Saturday, June 1, 2013


Act 16:11-18  We set sail from Troas and took a straight course to Samothrace, the following day to Neapolis,  and from there to Philippi, which is a leading city of the district of Macedonia and a Roman colony. We remained in this city for some days.   On the sabbath day we went outside the gate by the river, where we supposed there was a place of prayer; and we sat down and spoke to the women who had gathered there.  A certain woman named Lydia, a worshiper of God, was listening to us; she was from the city of Thyatira and a dealer in purple cloth. The Lord opened her heart to listen eagerly to what was said by Paul.  When she and her household were baptized, she urged us, saying, "If you have judged me to be faithful to the Lord, come and stay at my home." And she prevailed upon us.  One day, as we were going to the place of prayer, we met a slave-girl who had a spirit of divination and brought her owners a great deal of money by fortune-telling.  While she followed Paul and us, she would cry out, "These men are slaves of the Most High God, who proclaim to you a way of salvation."  She kept doing this for many days. But Paul, very much annoyed, turned and said to the spirit, "I order you in the name of Jesus Christ to come out of her." And it came out that very hour.

Lydia of  Thyratira ( & Philippi)
Lydia of Thyratira was the first Christian convert in Europe. She dealt in purple cloth, which, because it was expensive to make, was the clothing of royalty and the very wealthy. It is probably AD50, and Paul is on his second missionary journey. He sees a vision calling him to Macedonia[1], and arrives in Philippi where he looks for a place to hold his Sabbath prayers. As narrated above, Paul discovers a group of women at the Gangites River (now called the Angista River) with whome he shares the story of Jesus, and they are baptised. Lydia subsequently offers him hospitality, and base for a house church is established. When Paul leaves Philippi, Luke remains behind to nurture this fledgling church – a church which retains the affection of Paul: in Philippians 4:1 we note Paul’s words of affection for this new Christ-following group. Luke then includes a dramatic healing story as part of this Philippian visit – and event that would ultimately lead to the arrest of Paul and Silas. After their release they returned to Lydia’s home where they “encouraged the brothers and sisters”.[2]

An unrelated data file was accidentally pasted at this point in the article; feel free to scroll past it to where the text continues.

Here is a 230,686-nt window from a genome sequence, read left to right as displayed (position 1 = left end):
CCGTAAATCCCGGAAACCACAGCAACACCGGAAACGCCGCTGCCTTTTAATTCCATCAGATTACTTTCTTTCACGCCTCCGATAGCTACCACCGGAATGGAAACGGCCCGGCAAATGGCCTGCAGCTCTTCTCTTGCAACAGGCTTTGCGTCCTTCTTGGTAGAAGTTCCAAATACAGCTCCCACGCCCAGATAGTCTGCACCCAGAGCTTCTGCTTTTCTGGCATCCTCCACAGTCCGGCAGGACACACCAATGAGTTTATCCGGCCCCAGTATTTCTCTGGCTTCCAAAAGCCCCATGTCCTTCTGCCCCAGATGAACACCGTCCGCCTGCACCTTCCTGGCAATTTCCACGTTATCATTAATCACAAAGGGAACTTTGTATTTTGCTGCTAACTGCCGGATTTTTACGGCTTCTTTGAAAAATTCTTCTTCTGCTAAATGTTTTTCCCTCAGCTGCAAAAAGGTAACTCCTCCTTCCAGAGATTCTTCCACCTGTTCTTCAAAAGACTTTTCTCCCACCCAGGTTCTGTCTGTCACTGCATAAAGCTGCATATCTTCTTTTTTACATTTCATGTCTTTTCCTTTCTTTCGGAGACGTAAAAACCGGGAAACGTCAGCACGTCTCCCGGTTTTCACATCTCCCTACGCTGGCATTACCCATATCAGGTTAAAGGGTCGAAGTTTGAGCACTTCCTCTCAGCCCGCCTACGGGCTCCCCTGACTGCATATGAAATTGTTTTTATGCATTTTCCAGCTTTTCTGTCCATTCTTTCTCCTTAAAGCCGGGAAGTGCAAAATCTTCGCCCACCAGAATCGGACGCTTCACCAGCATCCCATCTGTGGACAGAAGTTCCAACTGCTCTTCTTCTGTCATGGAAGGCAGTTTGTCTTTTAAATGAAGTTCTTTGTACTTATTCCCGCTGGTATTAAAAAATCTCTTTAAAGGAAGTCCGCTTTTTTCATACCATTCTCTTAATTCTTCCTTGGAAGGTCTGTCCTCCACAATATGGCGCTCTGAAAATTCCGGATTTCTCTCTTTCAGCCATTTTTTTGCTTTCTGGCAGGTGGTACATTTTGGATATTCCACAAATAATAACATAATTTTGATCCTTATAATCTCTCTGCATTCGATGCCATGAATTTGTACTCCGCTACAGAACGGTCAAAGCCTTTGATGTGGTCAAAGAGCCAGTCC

The significant point of this story is that the converts to the Jesus movement were women. This new Jewish revivalist movement is challenging the patriarchy of the Jewish-Christ followers. Women are attracted, and in Philippi, Lydia become the leader of the church. Whenever people want to insist that the household of God must be led by men, let us remember that the household of God in Philippi was led by Lydia. God makes no distinction between men and women when it comes to leadership. The only qualification is a servant heart.

Lead me Lord
Lead me all my life
Walk by me, walk by me across
The lonely road that I may face
Take my arms and let your hand
Show me the way
Show the way to live inside your heart
All my days, all my life

Gary Valenciano


First Sunday after Trinity
31 Mercy, Justice and Love
The Scripture passage for the day is drawn from Reuben Job and Norman Shawchuck, A Guide to Prayer for Ministers and other Servants, (Nashville, The Upper Room 1983), 197.
This reflection is from my own devotional exercises for the day.



[1] Acts 16:9
[2] Acts 16:40

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